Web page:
Ethan Vesely-Flad: Or presidents.

Van Jones: People with similar problems who lived three blocks away went to jail.That taught me something. There is no lack of understanding of what it takes to turn a kid around if a kid runs into problems. If we see that kid fully as a human being with great potential, we will bring a tremendous amount of monetary resources to get them turned around. If we have dehumanized them, we will spend a tremendous amount of monetary resources to segregate, isolate, and punish them. When we get to a place where the kid with a drug problem in public housing three blocks from Yale has the same opportunity as the kid with a drug problem on campus, then we have a just society.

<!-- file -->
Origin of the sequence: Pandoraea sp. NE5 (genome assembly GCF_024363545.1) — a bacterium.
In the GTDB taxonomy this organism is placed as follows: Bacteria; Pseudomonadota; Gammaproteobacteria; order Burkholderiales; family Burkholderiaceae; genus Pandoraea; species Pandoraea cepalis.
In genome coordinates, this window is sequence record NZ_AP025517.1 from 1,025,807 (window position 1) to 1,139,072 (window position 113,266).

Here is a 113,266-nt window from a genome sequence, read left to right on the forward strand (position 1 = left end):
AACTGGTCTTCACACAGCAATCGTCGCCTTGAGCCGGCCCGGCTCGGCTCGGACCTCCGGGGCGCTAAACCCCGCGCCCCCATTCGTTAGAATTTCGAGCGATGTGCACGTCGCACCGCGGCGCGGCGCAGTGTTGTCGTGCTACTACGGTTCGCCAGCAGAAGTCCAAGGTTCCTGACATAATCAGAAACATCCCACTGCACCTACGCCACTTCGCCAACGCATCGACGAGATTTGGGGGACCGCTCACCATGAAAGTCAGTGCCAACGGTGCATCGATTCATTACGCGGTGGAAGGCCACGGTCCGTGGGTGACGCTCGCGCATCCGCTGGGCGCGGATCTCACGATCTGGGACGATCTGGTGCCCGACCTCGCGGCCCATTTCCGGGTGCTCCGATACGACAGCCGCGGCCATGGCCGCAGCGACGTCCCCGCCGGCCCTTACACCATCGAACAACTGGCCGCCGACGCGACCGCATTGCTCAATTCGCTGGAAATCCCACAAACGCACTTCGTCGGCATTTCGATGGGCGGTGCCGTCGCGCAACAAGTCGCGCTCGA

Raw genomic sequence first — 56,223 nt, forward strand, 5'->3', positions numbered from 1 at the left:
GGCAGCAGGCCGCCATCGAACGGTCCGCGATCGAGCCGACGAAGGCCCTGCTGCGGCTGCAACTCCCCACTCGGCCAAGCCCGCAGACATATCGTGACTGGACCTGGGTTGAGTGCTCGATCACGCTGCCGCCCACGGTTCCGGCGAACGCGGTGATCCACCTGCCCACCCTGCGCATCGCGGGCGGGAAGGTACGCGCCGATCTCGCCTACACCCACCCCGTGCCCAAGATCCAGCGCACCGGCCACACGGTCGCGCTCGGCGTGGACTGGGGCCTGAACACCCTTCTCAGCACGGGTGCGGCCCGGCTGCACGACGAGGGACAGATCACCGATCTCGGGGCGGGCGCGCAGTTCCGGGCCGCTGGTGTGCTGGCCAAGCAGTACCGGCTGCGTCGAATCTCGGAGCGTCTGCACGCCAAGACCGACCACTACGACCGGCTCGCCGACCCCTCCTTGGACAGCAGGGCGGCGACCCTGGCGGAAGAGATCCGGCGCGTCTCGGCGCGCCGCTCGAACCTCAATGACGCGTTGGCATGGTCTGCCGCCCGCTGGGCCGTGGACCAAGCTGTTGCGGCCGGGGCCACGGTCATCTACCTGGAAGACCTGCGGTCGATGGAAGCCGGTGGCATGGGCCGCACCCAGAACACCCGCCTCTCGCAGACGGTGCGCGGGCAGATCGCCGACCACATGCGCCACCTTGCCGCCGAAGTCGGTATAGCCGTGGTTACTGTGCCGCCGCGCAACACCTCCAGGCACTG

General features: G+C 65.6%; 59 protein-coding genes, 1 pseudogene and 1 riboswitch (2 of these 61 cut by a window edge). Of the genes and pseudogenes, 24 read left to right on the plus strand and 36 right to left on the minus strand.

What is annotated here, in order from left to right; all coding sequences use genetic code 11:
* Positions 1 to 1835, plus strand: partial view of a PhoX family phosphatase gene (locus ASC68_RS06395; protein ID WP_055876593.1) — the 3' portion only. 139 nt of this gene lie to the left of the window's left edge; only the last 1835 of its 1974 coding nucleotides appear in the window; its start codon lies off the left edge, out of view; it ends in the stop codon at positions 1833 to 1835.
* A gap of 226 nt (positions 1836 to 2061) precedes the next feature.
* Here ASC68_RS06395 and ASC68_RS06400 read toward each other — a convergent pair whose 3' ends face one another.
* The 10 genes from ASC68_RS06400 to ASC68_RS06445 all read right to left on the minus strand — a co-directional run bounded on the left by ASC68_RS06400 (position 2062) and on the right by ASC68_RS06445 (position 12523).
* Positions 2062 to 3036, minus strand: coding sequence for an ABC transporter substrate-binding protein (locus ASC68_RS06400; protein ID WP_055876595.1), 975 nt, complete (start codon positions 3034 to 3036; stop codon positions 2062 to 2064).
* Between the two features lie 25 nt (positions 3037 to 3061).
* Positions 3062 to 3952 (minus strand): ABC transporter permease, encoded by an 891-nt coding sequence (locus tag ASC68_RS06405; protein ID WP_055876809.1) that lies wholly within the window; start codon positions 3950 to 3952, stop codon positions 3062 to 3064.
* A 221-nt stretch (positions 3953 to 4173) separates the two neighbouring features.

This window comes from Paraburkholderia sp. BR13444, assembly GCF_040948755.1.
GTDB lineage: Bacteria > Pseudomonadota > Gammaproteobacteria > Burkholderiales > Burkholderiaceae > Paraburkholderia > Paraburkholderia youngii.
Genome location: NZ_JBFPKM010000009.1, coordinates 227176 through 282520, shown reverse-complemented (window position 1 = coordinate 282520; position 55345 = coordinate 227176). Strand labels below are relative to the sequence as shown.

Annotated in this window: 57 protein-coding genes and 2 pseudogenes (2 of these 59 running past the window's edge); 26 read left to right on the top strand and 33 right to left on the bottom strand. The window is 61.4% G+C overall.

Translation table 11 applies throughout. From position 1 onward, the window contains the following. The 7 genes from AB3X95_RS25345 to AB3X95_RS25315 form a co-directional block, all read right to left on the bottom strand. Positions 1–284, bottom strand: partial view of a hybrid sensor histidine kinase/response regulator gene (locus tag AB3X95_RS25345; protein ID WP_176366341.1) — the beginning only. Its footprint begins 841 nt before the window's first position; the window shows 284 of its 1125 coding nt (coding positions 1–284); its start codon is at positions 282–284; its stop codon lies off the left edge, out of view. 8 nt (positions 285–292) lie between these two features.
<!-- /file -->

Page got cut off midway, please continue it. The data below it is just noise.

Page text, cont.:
I take a lot of comfort and direction from Isaiah. One of the things that God orders him to do is to go and open the prison house door. And so for me, my spiritual journey and my political journey are coming closer together.